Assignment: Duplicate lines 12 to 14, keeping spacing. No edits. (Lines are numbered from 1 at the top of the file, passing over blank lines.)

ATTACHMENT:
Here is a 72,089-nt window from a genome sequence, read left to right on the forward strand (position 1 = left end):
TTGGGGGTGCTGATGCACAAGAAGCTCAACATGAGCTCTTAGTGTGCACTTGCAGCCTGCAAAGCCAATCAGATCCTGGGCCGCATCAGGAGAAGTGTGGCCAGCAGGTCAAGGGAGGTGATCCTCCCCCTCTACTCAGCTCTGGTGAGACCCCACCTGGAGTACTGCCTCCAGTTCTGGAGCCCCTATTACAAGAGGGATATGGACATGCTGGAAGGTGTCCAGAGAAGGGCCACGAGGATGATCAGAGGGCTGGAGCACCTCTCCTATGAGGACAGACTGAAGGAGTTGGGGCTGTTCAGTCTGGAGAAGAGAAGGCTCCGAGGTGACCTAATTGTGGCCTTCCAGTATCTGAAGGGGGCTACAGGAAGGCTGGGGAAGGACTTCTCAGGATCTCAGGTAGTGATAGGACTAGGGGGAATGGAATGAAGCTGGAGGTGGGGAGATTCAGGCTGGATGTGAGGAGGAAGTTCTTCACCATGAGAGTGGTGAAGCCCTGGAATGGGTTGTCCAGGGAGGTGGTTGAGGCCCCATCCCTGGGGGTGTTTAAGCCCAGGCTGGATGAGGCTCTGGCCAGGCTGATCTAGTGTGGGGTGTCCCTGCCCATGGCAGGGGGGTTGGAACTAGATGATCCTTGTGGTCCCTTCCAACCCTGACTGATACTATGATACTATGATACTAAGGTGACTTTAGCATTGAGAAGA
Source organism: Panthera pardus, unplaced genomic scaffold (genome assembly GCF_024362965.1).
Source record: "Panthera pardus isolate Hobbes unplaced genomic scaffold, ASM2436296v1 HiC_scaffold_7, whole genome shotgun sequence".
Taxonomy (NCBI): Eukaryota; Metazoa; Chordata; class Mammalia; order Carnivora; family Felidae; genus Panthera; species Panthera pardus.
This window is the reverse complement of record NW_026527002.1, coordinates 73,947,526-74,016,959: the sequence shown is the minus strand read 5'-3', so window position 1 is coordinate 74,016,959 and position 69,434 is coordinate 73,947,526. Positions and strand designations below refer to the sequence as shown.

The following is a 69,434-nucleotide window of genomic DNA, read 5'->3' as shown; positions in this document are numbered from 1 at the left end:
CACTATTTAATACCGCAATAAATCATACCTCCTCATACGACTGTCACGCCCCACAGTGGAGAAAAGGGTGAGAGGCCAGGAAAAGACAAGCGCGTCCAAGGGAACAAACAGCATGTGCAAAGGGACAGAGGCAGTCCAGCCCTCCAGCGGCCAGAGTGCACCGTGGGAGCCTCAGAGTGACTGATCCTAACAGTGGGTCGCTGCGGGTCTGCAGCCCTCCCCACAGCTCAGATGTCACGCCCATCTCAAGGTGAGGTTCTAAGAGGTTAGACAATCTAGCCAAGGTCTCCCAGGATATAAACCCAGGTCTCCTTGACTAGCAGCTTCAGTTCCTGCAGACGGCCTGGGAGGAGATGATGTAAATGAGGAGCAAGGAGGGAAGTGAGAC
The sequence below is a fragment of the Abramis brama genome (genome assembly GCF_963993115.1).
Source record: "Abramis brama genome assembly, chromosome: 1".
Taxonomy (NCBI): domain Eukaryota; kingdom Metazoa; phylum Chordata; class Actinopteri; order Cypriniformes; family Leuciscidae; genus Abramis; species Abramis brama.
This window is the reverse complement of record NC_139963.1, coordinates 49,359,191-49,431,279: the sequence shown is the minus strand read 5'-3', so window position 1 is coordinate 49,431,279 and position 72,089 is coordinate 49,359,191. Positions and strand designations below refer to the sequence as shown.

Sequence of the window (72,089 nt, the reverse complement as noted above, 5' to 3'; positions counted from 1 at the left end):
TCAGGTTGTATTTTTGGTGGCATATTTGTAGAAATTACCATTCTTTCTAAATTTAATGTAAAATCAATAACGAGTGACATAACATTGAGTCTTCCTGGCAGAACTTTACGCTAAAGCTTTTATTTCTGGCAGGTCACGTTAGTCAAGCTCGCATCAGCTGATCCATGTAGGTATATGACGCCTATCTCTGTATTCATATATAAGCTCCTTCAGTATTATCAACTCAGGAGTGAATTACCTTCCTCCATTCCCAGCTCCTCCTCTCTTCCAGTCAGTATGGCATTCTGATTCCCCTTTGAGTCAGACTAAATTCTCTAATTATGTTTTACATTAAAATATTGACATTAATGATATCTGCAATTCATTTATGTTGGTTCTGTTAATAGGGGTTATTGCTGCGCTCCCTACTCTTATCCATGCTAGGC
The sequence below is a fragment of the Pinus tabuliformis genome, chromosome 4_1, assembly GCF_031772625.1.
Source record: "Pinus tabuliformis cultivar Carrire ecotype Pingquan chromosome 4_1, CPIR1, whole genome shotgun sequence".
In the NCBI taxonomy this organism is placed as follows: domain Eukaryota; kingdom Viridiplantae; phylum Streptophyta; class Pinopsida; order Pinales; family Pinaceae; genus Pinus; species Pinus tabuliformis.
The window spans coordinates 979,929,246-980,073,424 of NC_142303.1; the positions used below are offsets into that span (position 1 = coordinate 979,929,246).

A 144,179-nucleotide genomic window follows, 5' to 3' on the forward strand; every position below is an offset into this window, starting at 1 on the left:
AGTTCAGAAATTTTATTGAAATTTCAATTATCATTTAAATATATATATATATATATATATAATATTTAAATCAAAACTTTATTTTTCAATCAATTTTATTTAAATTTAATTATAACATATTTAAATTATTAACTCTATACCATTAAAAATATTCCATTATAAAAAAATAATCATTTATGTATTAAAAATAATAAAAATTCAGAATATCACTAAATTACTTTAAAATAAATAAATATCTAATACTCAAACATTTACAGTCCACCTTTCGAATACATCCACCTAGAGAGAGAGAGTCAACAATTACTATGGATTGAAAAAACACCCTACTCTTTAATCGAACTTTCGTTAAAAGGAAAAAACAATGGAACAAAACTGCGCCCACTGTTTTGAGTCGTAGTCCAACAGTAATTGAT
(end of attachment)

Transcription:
This window is the reverse complement of record NC_139963.1, coordinates 49,359,191-49,431,279: the sequence shown is the minus strand read 5'-3', so window position 1 is coordinate 49,431,279 and position 72,089 is coordinate 49,359,191. Positions and strand designations below refer to the sequence as shown.

Sequence of the window (72,089 nt, the reverse complement as noted above, 5' to 3'; positions counted from 1 at the left end):
TCAGGTTGTATTTTTGGTGGCATATTTGTAGAAATTACCATTCTTTCTAAATTTAATGTAAAATCAATAACGAGTGACATAACATTGAGTCTTCCTGGCAGAACTTTACGCTAAAGCTTTTATTTCTGGCAGGTCACGTTAGTCAAGCTCGCATCAGCTGATCCATGTAGGTATATGACGCCTATCTCTGTATTCATATATAAGCTCCTTCAGTATTATCAACTCAGGAGTGAATTACCTTCCTCCATTCCCAGCTCCTCCTCTCTTCCAGTCAGTATGGCATTCTGATTCCCCTTTGAGTCAGACTAAATTCTCTAATTATGTTTTACATTAAAATATTGACATTAATGATATCTGCAATTCATTTATGTTGGTTCTGTTAATAGGGGTTATTGCTGCGCTCCCTACTCTTATCCATGCTAGGC